Northcote Pottery 25cm Greige Italian Terracotta Cylinder Pot
If you're working with an old pot you may need to give it a sand or a scrub so you've got a nice, smooth surface to work with. Clean it first, using warm, soapy water and let it dry. Then use a steel brush or coarse sponge to remove any marks and sand using 220-grit sandpaper. If you're using a new terracotta pot – like we are – you may skip this step. But a word of warning: a lot of new pots have a fine residue of dust or hard-to-remove stickers and price tags – this all has to go. Soak in warm water, and then use a steel brush or sponge to remove any extra dirt or sticker glue before sanding.
Next up, add your primers – wear a mask to protect from the fumes for this bit (it can be a bit stinky and noxious). First spray your internal sealer on the inside of your pot – this will protect your plant from the chemicals used in the paint. It will also make sure that moisture inside the pot doesn't cause the paint to peel. Hold the can 15 to 20 centimetres away from the surface of the pot and apply a light, even coat.
Evenly spray your external primer (or sealer) to the outside of your pot using the same technique. Again, this will protect your pot from the paint and chemicals, and also extend its lifespan.
Choose your main colour and apply two coats of paint with a paintbrush or roller (if you're using a roller, pour the paint into a tray first). Each coat will need anything from 15 minutes to two hours to dry.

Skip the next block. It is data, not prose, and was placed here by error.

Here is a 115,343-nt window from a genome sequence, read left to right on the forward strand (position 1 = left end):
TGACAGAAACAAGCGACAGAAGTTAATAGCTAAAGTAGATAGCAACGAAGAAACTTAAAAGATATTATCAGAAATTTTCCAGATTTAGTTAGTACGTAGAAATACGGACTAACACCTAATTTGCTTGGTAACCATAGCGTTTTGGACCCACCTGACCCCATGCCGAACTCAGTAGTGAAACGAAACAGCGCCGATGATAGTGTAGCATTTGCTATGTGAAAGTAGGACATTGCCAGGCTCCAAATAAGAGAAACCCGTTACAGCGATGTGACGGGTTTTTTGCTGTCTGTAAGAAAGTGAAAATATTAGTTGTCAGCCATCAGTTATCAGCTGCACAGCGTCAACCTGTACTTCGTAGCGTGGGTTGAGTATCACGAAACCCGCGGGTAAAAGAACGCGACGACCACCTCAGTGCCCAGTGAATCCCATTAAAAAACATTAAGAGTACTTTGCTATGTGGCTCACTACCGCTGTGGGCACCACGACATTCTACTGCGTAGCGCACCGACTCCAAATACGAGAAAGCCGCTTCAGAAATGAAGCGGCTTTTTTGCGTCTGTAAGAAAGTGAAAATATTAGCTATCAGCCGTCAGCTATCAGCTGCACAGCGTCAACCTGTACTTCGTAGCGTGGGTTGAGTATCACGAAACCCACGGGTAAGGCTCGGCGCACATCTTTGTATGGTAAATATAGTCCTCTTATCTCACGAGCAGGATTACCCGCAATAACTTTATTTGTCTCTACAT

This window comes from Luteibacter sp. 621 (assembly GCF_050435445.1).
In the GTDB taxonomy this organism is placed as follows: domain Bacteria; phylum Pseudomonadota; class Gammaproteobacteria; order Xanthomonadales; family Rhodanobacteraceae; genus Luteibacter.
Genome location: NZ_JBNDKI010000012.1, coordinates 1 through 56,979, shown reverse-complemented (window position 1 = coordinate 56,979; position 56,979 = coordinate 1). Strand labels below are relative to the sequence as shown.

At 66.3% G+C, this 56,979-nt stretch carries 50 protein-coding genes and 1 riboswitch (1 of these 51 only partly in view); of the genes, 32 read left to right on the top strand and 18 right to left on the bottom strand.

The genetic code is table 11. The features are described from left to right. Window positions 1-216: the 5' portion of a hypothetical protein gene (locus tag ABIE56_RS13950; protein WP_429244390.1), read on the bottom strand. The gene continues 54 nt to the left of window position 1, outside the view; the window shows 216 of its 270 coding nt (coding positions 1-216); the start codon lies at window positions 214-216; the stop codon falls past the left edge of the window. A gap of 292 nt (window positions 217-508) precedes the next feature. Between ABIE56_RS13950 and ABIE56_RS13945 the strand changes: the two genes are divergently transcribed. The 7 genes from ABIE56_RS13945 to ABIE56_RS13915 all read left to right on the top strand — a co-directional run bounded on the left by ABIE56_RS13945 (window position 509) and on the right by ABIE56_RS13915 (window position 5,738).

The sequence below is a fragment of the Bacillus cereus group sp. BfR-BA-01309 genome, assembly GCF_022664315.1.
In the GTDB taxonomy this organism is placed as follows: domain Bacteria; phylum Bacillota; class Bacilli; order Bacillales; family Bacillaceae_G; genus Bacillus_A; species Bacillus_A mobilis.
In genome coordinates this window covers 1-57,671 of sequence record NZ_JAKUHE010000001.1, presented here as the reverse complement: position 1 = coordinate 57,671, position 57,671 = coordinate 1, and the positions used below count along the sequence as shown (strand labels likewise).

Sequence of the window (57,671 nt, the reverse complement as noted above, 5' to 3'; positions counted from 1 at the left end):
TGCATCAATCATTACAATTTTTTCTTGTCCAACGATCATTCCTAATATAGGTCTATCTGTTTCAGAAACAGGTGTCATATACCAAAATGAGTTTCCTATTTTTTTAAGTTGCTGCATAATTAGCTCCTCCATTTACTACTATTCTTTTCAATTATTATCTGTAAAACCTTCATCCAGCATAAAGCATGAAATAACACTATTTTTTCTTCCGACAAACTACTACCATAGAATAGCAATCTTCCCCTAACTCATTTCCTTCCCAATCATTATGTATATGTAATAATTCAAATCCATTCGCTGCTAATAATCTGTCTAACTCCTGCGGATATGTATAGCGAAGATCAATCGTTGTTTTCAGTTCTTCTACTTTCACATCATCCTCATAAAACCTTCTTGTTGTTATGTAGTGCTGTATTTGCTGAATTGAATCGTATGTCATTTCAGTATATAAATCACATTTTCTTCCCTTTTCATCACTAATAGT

If you're using two tones, apply your painters' tape and paint the second colour. Using painters' tape will allow for a nice, neat line where the two colours meet. Stick it down well to make sure no paint bleeds through, and use small sections of tape for precision. If you want your pot patterned, use the tape to create your desired effect – zigzags patterns look particularly good.
Wait two hours for your next colour to dry (like the first, best to apply two coats), and then carefully remove your tape. When you take this off, make sure you do it slowly and carefully so as not to take off any of your new paint with it.
In just a few easy steps you've turned your old pot into something beautiful. How easy was that? Experiment with different paint colours and techniques and voila! A stylish garden makeover.
Asbestos, lead-based paints and copper chromium arsenic (CCA) treated timber are health hazards you need to look out for when renovating older homes. These substances can easily be disturbed when renovating and exposure to them can cause a range of life-threatening diseases and conditions including cancer. For information on the dangers of asbestos, lead-based paint and CCA treated timber and tips for dealing with these materials contact your local council's Environmental Health Officer or visit our Health & Safety page.
When following our advice in our D.I.Y. videos, make sure you use all equipment, including PPE, safely by following the manufacturer’s instructions. Check that the equipment is suitable for the task and that PPE fits properly. If you are unsure, hire an expert to do the job or talk to a Bunnings Team Member.